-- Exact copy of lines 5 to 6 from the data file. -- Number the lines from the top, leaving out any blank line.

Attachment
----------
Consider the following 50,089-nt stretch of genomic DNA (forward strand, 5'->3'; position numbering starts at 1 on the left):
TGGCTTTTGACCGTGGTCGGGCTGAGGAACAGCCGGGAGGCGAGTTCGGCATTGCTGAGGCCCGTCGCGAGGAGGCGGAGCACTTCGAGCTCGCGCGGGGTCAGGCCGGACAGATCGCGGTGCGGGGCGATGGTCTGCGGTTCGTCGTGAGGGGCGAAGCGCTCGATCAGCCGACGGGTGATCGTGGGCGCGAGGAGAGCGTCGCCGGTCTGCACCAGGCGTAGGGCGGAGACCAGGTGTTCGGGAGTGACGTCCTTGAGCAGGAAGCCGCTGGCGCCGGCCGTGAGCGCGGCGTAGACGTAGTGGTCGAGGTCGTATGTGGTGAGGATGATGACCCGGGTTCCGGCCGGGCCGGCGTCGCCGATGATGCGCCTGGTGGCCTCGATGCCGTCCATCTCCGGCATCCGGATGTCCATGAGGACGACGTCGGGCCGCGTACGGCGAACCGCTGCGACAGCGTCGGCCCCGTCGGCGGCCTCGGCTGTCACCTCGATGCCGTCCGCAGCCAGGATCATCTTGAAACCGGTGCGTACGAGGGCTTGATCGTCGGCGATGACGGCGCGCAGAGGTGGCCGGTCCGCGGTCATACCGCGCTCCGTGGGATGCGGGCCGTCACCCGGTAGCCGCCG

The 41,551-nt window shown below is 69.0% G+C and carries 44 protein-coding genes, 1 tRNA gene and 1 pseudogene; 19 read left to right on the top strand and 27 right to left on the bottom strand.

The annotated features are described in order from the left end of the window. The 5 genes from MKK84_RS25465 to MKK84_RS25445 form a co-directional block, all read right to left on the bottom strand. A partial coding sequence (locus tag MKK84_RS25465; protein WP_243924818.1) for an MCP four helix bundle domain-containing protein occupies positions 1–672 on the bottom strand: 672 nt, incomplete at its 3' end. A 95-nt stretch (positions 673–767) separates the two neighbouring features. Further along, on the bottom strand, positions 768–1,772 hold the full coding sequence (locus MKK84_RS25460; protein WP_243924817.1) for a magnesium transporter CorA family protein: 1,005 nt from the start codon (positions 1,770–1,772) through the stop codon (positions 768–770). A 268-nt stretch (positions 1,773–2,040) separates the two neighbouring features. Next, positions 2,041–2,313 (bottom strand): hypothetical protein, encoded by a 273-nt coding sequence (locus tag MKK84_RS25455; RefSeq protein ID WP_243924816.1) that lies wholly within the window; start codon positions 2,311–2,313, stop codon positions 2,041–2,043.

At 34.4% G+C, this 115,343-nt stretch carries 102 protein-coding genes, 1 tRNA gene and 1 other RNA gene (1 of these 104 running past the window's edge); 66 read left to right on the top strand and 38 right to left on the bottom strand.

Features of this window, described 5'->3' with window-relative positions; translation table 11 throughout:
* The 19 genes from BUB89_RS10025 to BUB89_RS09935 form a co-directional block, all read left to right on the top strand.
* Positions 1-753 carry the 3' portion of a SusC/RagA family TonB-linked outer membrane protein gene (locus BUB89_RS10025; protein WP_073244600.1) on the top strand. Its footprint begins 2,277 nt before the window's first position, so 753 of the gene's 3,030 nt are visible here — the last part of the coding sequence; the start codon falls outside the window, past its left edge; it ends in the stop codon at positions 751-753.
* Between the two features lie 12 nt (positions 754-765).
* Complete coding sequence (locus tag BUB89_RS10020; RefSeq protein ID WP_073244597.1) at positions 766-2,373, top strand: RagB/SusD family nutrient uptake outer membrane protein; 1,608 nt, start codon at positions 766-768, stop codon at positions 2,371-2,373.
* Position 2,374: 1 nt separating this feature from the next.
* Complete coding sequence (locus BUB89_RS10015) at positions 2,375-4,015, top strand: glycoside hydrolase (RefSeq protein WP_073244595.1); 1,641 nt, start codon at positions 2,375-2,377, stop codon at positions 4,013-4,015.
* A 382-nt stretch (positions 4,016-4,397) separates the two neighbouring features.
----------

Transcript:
At 34.4% G+C, this 115,343-nt stretch carries 102 protein-coding genes, 1 tRNA gene and 1 other RNA gene (1 of these 104 running past the window's edge); 66 read left to right on the top strand and 38 right to left on the bottom strand.

Features of this window, described 5'->3' with window-relative positions; translation table 11 throughout: